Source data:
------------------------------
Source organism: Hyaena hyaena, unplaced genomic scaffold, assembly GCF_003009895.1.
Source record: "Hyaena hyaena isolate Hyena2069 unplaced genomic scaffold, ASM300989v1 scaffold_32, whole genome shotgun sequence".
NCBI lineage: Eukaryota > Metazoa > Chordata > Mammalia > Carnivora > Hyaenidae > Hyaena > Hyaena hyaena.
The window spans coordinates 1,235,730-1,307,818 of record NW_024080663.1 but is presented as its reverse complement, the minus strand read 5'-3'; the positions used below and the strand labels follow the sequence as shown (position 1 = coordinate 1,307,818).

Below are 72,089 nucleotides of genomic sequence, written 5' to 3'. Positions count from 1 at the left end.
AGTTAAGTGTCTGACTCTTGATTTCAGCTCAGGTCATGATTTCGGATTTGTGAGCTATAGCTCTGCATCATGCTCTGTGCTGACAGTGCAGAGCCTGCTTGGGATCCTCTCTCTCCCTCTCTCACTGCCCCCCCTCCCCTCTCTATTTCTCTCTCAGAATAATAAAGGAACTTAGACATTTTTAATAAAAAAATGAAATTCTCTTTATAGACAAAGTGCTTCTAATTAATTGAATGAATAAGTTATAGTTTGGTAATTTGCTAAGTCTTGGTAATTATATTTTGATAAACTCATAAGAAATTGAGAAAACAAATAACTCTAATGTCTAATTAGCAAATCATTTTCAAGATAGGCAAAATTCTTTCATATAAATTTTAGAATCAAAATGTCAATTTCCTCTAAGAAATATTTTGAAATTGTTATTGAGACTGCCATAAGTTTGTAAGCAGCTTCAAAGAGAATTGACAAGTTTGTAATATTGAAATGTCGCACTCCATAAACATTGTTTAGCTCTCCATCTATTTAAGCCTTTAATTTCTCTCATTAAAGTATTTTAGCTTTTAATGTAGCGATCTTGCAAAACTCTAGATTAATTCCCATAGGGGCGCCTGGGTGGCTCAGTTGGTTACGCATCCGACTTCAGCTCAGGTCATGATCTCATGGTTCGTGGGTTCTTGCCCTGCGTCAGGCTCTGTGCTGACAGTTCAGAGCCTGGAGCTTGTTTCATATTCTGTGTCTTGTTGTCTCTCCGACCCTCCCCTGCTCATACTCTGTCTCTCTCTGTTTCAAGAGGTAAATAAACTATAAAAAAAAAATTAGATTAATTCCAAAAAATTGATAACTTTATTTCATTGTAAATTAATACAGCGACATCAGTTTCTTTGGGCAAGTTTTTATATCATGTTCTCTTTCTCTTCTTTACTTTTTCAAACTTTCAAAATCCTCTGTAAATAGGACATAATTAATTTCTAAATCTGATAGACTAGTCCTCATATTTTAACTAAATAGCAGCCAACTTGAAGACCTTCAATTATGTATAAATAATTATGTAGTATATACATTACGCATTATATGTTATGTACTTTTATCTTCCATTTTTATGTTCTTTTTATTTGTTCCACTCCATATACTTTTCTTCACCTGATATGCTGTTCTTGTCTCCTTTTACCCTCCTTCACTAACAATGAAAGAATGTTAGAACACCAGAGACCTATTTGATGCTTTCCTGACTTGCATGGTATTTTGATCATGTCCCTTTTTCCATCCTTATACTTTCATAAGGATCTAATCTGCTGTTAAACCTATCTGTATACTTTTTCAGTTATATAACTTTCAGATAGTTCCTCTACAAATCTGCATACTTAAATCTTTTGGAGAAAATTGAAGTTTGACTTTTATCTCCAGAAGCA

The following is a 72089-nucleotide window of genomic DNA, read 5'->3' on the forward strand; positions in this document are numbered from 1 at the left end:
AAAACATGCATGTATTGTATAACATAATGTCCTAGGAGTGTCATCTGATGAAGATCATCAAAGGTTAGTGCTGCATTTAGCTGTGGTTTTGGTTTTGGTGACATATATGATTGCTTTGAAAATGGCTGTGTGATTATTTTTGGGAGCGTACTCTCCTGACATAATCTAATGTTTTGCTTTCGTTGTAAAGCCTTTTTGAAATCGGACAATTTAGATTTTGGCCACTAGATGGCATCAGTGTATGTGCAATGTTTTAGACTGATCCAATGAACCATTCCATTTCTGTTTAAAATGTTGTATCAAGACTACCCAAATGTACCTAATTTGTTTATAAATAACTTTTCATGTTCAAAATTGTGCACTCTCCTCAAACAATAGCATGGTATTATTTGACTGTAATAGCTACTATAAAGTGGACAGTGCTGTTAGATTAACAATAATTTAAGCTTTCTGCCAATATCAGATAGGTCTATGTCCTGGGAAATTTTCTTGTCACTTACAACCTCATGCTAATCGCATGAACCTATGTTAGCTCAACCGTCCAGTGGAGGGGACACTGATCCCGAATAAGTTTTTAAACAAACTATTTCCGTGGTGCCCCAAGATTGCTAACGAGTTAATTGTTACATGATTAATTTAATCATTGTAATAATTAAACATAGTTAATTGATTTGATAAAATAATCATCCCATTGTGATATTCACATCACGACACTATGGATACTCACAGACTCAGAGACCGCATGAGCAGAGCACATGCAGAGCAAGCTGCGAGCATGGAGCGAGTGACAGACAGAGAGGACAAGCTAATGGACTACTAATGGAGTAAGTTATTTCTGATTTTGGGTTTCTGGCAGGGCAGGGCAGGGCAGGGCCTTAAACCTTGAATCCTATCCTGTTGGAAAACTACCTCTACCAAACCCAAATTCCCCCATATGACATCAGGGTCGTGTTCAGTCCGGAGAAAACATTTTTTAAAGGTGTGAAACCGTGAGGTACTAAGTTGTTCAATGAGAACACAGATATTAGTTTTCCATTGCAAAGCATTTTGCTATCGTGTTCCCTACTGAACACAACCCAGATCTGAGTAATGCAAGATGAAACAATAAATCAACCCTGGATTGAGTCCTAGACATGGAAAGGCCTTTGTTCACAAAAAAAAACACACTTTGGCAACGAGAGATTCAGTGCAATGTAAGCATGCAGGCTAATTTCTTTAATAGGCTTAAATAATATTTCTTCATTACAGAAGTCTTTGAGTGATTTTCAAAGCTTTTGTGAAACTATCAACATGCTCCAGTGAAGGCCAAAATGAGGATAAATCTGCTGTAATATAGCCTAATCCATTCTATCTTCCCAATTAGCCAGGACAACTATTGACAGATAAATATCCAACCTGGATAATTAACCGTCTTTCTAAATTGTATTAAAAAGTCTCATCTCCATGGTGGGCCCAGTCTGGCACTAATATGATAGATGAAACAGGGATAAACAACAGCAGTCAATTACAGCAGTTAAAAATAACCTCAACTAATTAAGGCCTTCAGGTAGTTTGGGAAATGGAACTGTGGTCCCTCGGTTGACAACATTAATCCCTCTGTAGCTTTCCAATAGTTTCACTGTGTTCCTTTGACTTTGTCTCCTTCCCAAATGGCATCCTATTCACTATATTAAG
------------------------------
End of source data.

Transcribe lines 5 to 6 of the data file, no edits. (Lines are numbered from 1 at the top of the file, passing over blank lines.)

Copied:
Below are 72,089 nucleotides of genomic sequence, written 5' to 3'. Positions count from 1 at the left end.
AGTTAAGTGTCTGACTCTTGATTTCAGCTCAGGTCATGATTTCGGATTTGTGAGCTATAGCTCTGCATCATGCTCTGTGCTGACAGTGCAGAGCCTGCTTGGGATCCTCTCTCTCCCTCTCTCACTGCCCCCCCTCCCCTCTCTATTTCTCTCTCAGAATAATAAAGGAACTTAGACATTTTTAATAAAAAAATGAAATTCTCTTTATAGACAAAGTGCTTCTAATTAATTGAATGAATAAGTTATAGTTTGGTAATTTGCTAAGTCTTGGTAATTATATTTTGATAAACTCATAAGAAATTGAGAAAACAAATAACTCTAATGTCTAATTAGCAAATCATTTTCAAGATAGGCAAAATTCTTTCATATAAATTTTAGAATCAAAATGTCAATTTCCTCTAAGAAATATTTTGAAATTGTTATTGAGACTGCCATAAGTTTGTAAGCAGCTTCAAAGAGAATTGACAAGTTTGTAATATTGAAATGTCGCACTCCATAAACATTGTTTAGCTCTCCATCTATTTAAGCCTTTAATTTCTCTCATTAAAGTATTTTAGCTTTTAATGTAGCGATCTTGCAAAACTCTAGATTAATTCCCATAGGGGCGCCTGGGTGGCTCAGTTGGTTACGCATCCGACTTCAGCTCAGGTCATGATCTCATGGTTCGTGGGTTCTTGCCCTGCGTCAGGCTCTGTGCTGACAGTTCAGAGCCTGGAGCTTGTTTCATATTCTGTGTCTTGTTGTCTCTCCGACCCTCCCCTGCTCATACTCTGTCTCTCTCTGTTTCAAGAGGTAAATAAACTATAAAAAAAAAATTAGATTAATTCCAAAAAATTGATAACTTTATTTCATTGTAAATTAATACAGCGACATCAGTTTCTTTGGGCAAGTTTTTATATCATGTTCTCTTTCTCTTCTTTACTTTTTCAAACTTTCAAAATCCTCTGTAAATAGGACATAATTAATTTCTAAATCTGATAGACTAGTCCTCATATTTTAACTAAATAGCAGCCAACTTGAAGACCTTCAATTATGTATAAATAATTATGTAGTATATACATTACGCATTATATGTTATGTACTTTTATCTTCCATTTTTATGTTCTTTTTATTTGTTCCACTCCATATACTTTTCTTCACCTGATATGCTGTTCTTGTCTCCTTTTACCCTCCTTCACTAACAATGAAAGAATGTTAGAACACCAGAGACCTATTTGATGCTTTCCTGACTTGCATGGTATTTTGATCATGTCCCTTTTTCCATCCTTATACTTTCATAAGGATCTAATCTGCTGTTAAACCTATCTGTATACTTTTTCAGTTATATAACTTTCAGATAGTTCCTCTACAAATCTGCATACTTAAATCTTTTGGAGAAAATTGAAGTTTGACTTTTATCTCCAGAAGCA